The world's first twin-rotored floating wind turbine has been moored and hooked up at a testing site in the Atlantic Ocean off the Spanish island of Gran Canaria.

The 1:6 scale W2Power prototype, built at the Astican shipyard in Las Palmas, will be trialed over the coming months at the PLOCAN marine testing centre by a development consortium led by EnerOcean.

“[With installation this unit] becomes the first Spanish floating wind platform at sea and confirms its objective to be the most cost efficient floating wind platform solution by reaching this important milestone at a fraction of the development and installation cost of other platforms currently at sea,” EnerOcean president Pedro Mayorga told Recharge.

The 40-tonne prototype, which will fly two “generic” 100kW-class machines on out-leaning towers, has a shallow-draft design that can be adjusted to get in and out of harbour. At full-scale, the W2Power platform is conceived of for a “sweet spot” of water-depths ranging from 35-300 metres.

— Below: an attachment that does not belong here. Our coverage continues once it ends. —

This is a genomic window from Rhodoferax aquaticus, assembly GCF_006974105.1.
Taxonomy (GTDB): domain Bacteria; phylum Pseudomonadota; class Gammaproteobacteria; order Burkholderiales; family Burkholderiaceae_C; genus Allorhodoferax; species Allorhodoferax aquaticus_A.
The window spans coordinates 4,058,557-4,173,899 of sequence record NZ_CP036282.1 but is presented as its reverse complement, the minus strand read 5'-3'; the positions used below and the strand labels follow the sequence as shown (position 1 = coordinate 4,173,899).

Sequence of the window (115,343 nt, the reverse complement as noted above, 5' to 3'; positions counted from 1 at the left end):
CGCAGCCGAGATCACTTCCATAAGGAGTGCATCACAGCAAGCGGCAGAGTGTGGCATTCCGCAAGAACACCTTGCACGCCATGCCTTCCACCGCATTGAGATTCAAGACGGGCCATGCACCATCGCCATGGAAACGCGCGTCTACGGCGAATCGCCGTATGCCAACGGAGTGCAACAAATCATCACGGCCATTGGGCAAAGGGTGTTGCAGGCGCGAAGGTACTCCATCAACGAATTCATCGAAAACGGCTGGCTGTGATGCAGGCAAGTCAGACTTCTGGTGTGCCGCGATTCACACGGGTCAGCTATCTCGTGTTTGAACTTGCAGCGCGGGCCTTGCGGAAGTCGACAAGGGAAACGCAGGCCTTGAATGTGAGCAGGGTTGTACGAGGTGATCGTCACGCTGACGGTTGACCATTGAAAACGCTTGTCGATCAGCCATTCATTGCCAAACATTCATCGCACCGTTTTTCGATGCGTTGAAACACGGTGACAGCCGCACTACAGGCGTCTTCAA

The W2Power concept, which has gone through several incarnations since first being introduced to the market in 2009 as a hybrid offshore wind-wave power design, is engineered to support a pair of “off the shelf” 6MW turbines, giving each unit a 12MW nameplate capacity.

Once the W2Power prototype is field-proven, EnerOcean aims to build a 3-5 unit development of up to 60MW, dubbed CanArray, off the Canaries, that could produce power at €100/MWh ($113/MWh). Commissioning of the project, expected to cost €140-€170m, could be as early as 2021.

Jan Erik Hanssen, part of the project team that devised the W2Power concept and co-founded EnerOcean, said he expected the W2Power technology to be “clearly positioned as a front runner” for the 50MW pre-commercial area of the 200MW floating wind tender expected to be launched soon by the Canaries government.

Earlier this month, Norwegian energy giant Equinor secured a permit to build a 200MW floating wind farm off the Canaries, which according to the regional government could start operations as early as 2024 if further regulatory hurdles are overcome this year.